“Stop by as many times as you want. How can I turn away my husband and children? But do be careful out there, the area outside the village is so full of monsters these days…and I just get so worried.” She frowned and extended a hand, which the yellow Blumaroo gripped tightly in his. The two of them hugged each other before she extended an arm for Reuben and Rohane to join them.
Their sons traded one look and approached them so Reynold and Melissa could embrace them both.
“Thanks, Mother,” said Rohane, his voice faint as he felt a lump in his throat again.
“We’ll see you soon, Mother,” Reuben responded. “We’ll be fine. We always were.”
And as they stayed where they were, time seemed to stop, just for them to revel in this moment.
* * *
Since he had to prepare for his ceremony, Rohane left first, leaving Reuben and Reynold standing at the doorway of their house, still lingering in the simulation. Reynold gripped Reuben’s arm after watching Melissa longingly through the window already busying herself in the kitchen.
“Wait.” The older male Blumaroo glanced around, his eyes lingering for a few seconds on the Draik herdsman and the Babaas.
“What is it?”
“The plans for the Stellar Ray of Precision. Did you encrypt them in this simulation like I asked?”
Reuben nodded. “They’re in an area that’s inaccessible by anyone within the simulation. The only way to reach them is to hack into this thing, and I’ve made sure it’s airtight.” He raised a hand to gesture to their surroundings and grinned triumphantly. “Of course, the other way is by inputting the code that I’ve inserted into a little drive I’ll give you as soon as we’re out.”
“All right, good,” said Reynold.
“Before you ask, I meant for the drive to look like a sword. Just so we skip the part where you’re surprised and tell me I’ve got mad tech skills and cut straight to the part where you keep the drive without another word.”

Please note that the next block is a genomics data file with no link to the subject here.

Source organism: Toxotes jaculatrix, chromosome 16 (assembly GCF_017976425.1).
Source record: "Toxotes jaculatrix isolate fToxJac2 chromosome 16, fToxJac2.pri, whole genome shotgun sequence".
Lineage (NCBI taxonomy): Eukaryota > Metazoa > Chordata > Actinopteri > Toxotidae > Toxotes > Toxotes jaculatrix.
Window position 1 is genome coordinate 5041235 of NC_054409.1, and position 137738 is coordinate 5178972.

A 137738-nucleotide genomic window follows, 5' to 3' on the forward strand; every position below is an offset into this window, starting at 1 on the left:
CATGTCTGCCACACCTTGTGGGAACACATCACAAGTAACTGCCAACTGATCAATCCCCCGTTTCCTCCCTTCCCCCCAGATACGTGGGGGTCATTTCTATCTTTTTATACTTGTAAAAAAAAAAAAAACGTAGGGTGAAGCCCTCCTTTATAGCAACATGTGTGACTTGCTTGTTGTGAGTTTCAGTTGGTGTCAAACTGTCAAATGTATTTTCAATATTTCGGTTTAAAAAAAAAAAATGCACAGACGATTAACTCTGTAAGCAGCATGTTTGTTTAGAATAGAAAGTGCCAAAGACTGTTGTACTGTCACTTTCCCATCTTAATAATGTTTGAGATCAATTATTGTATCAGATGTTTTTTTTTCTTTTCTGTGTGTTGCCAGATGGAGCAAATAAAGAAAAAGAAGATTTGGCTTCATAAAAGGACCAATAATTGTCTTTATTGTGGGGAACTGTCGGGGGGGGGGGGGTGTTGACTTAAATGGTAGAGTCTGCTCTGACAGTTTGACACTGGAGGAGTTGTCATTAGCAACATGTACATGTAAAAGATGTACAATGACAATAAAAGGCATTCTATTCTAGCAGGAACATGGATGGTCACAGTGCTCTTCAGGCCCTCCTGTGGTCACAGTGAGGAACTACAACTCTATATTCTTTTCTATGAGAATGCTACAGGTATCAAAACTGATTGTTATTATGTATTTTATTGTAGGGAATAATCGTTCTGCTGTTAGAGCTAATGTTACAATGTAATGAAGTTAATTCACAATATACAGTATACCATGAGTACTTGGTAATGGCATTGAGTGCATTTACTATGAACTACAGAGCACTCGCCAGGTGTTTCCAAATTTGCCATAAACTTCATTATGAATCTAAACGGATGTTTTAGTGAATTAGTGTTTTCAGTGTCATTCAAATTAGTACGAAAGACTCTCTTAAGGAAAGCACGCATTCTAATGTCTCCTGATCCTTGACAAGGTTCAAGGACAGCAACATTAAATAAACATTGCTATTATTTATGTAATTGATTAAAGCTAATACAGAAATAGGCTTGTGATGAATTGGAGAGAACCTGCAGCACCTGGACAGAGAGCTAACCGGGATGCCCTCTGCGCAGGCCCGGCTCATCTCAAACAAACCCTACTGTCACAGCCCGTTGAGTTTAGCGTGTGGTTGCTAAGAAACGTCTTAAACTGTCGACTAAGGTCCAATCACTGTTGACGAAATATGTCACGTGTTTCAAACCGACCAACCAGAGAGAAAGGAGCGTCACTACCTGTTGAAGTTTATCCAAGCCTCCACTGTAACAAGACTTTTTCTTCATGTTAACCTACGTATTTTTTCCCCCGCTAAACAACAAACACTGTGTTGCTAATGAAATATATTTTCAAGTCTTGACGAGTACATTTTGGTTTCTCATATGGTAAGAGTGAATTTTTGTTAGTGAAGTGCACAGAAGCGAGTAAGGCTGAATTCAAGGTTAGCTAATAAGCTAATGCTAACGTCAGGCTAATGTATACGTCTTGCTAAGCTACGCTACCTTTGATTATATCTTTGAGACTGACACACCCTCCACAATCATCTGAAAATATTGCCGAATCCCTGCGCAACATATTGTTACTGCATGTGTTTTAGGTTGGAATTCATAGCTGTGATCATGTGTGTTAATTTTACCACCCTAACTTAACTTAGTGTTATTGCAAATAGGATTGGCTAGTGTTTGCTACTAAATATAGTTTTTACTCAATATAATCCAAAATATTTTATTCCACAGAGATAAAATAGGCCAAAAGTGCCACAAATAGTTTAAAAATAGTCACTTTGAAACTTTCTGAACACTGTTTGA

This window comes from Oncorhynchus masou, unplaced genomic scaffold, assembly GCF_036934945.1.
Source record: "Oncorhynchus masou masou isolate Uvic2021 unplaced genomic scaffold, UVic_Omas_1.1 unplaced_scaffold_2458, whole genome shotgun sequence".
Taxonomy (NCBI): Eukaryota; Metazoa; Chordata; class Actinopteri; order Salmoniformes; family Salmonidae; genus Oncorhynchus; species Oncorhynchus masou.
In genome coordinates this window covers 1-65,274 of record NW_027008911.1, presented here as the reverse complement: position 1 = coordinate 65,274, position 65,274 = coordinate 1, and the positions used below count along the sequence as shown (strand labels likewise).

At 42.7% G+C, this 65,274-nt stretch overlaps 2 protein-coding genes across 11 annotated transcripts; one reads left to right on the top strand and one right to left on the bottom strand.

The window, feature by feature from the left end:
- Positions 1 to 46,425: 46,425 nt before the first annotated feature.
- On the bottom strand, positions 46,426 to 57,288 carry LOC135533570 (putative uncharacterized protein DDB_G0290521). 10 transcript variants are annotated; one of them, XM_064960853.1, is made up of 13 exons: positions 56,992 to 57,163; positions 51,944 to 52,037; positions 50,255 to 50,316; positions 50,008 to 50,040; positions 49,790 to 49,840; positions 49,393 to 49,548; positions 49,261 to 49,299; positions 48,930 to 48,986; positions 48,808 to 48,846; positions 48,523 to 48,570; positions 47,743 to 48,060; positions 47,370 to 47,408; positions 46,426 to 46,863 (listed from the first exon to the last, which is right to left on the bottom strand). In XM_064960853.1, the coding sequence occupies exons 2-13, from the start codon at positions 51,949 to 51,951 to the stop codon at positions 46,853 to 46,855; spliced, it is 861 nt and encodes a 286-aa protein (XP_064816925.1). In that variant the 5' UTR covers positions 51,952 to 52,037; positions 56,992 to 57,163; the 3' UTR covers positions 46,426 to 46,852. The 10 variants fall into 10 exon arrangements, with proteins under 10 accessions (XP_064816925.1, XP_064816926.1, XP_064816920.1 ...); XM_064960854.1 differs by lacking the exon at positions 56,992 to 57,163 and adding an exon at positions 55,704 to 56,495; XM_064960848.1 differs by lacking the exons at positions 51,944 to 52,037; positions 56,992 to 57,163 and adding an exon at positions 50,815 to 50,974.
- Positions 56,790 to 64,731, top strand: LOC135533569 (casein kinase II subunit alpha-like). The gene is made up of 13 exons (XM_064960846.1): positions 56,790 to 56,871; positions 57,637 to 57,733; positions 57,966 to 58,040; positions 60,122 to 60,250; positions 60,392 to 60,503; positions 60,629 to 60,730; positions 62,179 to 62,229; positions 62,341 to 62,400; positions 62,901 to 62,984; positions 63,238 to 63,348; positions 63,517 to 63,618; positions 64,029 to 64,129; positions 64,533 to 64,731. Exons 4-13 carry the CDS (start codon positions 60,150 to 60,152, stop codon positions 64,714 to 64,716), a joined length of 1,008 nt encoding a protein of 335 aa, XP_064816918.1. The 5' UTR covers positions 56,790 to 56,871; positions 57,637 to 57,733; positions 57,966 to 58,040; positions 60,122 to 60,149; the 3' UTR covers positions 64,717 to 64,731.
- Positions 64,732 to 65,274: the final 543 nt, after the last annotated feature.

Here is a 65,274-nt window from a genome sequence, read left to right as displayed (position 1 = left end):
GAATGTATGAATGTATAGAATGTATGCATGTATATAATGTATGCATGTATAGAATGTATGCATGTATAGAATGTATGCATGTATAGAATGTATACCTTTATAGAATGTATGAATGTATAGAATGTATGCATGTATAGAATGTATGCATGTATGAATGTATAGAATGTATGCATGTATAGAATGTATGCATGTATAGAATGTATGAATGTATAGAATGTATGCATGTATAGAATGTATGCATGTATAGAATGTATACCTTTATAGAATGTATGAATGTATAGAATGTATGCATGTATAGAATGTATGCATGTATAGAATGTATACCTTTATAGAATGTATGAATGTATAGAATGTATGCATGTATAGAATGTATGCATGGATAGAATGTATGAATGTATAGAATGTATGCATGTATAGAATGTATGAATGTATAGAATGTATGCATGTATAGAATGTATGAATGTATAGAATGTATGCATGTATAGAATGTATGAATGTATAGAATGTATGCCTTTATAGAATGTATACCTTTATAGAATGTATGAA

The yellow Blumaroo chuckled. “I assume the drive is password-locked.”
“The password is Mother’s birthday and her middle name.”
“There’s one other thing.” Reynold raised his hands. A screen with graphs and numbers materialized in front of them, and with a flick of his hand, he began scrolling through the numbers. “Here is the failsafe program I told you about before we entered the simulation.” He frowned, suddenly looking ten years older and more tired, and let out a breath.
“Dad?” Reuben asked, a note of concern in his voice.
Reynold looked at his older son. “In case anything happens in this simulation…input this code.”
“’Father’s Sword.exe’?” the white Blumaroo read tentatively as he used a finger to also scroll through the information. “What do you mean if anything happens in the simulation? I made sure it was impossible to – “
“You never know. You never know what could happen, Reuben. There are folks after the Stellar Ray plans, and I’m not taking any chances. Especially while any of us are in the simulation.”
Reuben was silent. It was his turn to frown, and the frown deepened at Reynold’s next words.
“Promise me, especially if anything happens to me, you’ll protect your brother.”
“You know I’d protect him with my life. I promised him that as he rises through the ranks, I’ll be behind him every step of the way.”
“Good. Let’s leave; I’ll give you the code for your drive.”